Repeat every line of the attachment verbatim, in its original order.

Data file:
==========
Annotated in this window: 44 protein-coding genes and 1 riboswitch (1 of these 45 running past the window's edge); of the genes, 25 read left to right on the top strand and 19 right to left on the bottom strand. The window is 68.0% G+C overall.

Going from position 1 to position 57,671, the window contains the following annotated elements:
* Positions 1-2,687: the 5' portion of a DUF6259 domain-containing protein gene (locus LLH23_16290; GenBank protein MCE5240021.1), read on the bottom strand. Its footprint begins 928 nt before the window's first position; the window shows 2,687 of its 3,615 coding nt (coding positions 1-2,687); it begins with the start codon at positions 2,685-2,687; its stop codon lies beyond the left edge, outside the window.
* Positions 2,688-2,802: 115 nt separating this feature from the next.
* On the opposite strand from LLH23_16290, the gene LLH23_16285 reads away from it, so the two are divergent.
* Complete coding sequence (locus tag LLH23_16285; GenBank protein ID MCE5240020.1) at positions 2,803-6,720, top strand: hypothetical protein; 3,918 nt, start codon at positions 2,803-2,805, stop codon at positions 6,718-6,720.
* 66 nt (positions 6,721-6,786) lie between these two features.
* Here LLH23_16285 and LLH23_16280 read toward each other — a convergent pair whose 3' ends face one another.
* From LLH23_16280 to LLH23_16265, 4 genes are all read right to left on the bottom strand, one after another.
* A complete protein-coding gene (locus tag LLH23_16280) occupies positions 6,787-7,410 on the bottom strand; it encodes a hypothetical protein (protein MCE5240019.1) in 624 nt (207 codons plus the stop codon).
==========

Annotated in this window: 44 protein-coding genes and 1 riboswitch (1 of these 45 running past the window's edge); of the genes, 25 read left to right on the top strand and 19 right to left on the bottom strand. The window is 68.0% G+C overall.

Going from position 1 to position 57,671, the window contains the following annotated elements:
* Positions 1-2,687: the 5' portion of a DUF6259 domain-containing protein gene (locus LLH23_16290; GenBank protein MCE5240021.1), read on the bottom strand. Its footprint begins 928 nt before the window's first position; the window shows 2,687 of its 3,615 coding nt (coding positions 1-2,687); it begins with the start codon at positions 2,685-2,687; its stop codon lies beyond the left edge, outside the window.
* Positions 2,688-2,802: 115 nt separating this feature from the next.
* On the opposite strand from LLH23_16290, the gene LLH23_16285 reads away from it, so the two are divergent.
* Complete coding sequence (locus tag LLH23_16285; GenBank protein ID MCE5240020.1) at positions 2,803-6,720, top strand: hypothetical protein; 3,918 nt, start codon at positions 2,803-2,805, stop codon at positions 6,718-6,720.
* 66 nt (positions 6,721-6,786) lie between these two features.
* Here LLH23_16285 and LLH23_16280 read toward each other — a convergent pair whose 3' ends face one another.
* From LLH23_16280 to LLH23_16265, 4 genes are all read right to left on the bottom strand, one after another.
* A complete protein-coding gene (locus tag LLH23_16280) occupies positions 6,787-7,410 on the bottom strand; it encodes a hypothetical protein (protein MCE5240019.1) in 624 nt (207 codons plus the stop codon).